The rising point of the « Black Ernz »

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The Luxembourg Sandstone layer, the most important ground water reserve in Luxembourg

Near the bor­der of the Grünewald, at the West­side of Ern­ster, the Black Ernz is ris­ing. After then it is cross­ing on a dis­tance of 20 km the north-east of Lux­em­burg, before flow­ing into the riv­er Sauer near the Grund­hof, a place locat­ed in the north-west of the town of Echter­nach. On its way it is cross­ing the famous land­scape of the Müller­tal, one of most beau­ti­ful region in Lux­em­bourg.

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Geo­log­i­cal sec­tion

Begin­ning of the ris­ing

The springs of the Black Ernz are ris­ing out from the Lux­em­bourg sand­stone plateau, which is most often cov­ered with loose sand and woods, so that it is very spongy and rains can quick­ly enter the ground.

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The exten­sion of the Lux­em­bourg sand­stone lay­er

The rain­wa­ter is first enter­ing the wood’s humus soil, which is play­ing a very pro­tec­tive role here by guar­an­tee­ing the water’s fil­tra­tion. Then the waters are cross­ing the spongy sand­stone, with a thick­ness up to near­ly 42 m.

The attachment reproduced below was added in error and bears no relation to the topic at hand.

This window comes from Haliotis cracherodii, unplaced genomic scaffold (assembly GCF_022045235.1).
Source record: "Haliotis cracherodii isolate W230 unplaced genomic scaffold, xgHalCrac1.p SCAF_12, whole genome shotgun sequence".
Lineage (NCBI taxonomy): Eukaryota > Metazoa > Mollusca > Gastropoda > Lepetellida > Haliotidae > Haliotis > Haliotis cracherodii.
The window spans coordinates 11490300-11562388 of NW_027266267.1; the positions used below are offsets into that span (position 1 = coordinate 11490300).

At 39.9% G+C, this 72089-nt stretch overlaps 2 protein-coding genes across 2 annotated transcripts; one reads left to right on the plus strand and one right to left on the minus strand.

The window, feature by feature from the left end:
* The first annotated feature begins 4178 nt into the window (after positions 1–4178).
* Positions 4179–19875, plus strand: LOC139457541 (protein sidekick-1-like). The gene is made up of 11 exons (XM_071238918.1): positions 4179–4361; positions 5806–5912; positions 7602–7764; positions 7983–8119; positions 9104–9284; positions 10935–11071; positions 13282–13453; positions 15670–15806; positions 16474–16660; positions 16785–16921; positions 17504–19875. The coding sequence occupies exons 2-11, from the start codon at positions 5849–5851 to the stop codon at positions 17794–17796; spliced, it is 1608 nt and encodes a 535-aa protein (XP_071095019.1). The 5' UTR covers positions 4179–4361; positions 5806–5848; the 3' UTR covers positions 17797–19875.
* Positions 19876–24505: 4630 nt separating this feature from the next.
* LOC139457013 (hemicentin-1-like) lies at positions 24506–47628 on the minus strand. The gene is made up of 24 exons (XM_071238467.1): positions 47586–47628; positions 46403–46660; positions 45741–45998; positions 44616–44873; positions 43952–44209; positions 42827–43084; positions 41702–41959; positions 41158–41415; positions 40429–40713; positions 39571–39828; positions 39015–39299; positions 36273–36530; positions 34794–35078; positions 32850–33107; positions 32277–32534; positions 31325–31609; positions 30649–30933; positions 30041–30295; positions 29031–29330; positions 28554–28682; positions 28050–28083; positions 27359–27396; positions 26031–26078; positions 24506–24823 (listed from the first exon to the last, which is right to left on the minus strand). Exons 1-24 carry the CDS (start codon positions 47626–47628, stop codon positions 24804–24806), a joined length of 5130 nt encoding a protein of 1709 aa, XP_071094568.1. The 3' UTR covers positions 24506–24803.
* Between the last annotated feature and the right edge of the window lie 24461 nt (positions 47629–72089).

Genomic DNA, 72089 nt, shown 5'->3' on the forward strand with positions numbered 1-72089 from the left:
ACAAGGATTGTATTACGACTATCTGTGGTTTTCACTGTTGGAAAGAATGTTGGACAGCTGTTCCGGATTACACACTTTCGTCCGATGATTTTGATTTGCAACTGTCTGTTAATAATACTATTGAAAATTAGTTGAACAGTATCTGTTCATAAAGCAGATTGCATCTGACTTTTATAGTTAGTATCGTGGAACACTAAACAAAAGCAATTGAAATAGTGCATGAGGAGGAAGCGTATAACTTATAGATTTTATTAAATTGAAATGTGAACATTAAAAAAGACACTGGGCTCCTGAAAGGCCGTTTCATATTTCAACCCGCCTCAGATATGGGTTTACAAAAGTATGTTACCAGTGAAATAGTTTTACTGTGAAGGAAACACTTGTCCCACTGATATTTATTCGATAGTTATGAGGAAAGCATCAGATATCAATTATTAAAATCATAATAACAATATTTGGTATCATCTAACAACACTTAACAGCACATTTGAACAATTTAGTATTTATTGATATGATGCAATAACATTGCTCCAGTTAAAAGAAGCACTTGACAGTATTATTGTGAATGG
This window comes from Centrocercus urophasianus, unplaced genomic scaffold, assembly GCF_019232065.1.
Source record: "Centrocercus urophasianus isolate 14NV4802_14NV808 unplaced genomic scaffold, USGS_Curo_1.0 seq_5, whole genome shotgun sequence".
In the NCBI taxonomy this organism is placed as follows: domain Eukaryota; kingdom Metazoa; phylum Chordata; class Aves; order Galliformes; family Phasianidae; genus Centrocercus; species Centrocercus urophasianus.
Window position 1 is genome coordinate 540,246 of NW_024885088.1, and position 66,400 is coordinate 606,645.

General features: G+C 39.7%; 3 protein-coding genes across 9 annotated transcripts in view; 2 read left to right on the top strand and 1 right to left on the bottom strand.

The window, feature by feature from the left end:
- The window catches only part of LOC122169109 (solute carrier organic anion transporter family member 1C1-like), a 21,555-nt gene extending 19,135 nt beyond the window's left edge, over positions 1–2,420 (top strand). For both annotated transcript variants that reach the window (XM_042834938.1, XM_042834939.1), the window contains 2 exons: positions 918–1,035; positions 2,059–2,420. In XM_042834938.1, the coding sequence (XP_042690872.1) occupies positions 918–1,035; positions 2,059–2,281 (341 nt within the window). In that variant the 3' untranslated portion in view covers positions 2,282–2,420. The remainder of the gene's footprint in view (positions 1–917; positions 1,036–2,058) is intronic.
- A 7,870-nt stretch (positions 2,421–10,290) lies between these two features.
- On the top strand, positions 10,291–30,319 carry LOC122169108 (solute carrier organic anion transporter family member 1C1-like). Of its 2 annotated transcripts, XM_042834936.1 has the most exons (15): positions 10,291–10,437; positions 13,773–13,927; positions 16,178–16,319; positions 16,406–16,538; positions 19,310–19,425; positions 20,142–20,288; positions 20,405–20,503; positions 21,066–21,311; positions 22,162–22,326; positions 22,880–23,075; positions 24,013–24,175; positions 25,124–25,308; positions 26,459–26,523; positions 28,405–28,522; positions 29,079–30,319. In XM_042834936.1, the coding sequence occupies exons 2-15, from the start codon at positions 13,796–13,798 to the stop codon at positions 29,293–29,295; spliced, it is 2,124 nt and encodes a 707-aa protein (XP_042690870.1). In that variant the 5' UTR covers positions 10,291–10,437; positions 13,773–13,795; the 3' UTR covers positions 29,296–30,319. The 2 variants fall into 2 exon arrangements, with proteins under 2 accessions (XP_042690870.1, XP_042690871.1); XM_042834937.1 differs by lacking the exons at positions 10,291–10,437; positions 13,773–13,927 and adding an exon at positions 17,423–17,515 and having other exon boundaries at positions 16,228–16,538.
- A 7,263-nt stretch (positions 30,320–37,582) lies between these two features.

This Lux­em­bourg sand­stone is a per­fect water car­ri­er all because of its numer­ous cracks and poros­i­ty.

At the meet­ing point of this sand­stone lay­er and the psilo­ceras planor­bis lay­er (stony and non per­me­able lay­er) the water can no longer con­tin­ue its way down and pre­cise­ly on this point the springs are ris­ing out.

The annu­al rain rate in Lux­em­bourg is about 2 bil­lion cubic metres from which 55% are evap­o­rat­ing, 41% flow­ing on the sur­face and only 4% can enter the soil to sup­ply the ground water.

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The Black Enrz as an ele­ment of the hydrog­ra­phy

Most of these 4% are enter­ing the sand­stone lay­er, spread­ing over 493 square km but from which only 300 square km are spongy enough to let the waters enter. The oth­er 193 square km are cov­ered by stony and chalky lay­ers and can not play the fil­ter­ing role.
The Lux­em­bourg sand­stone is sup­ply­ing Lux­em­bourg with up to 90% of drink­ing water emerg­ing from ground waters (in Lux­em­bourg 2 thirds of all the drink­ing water is com­ing from ground waters and one third from sur­face waters).
The for­est ground, rich in humus is fil­ter­ing the rain waters.

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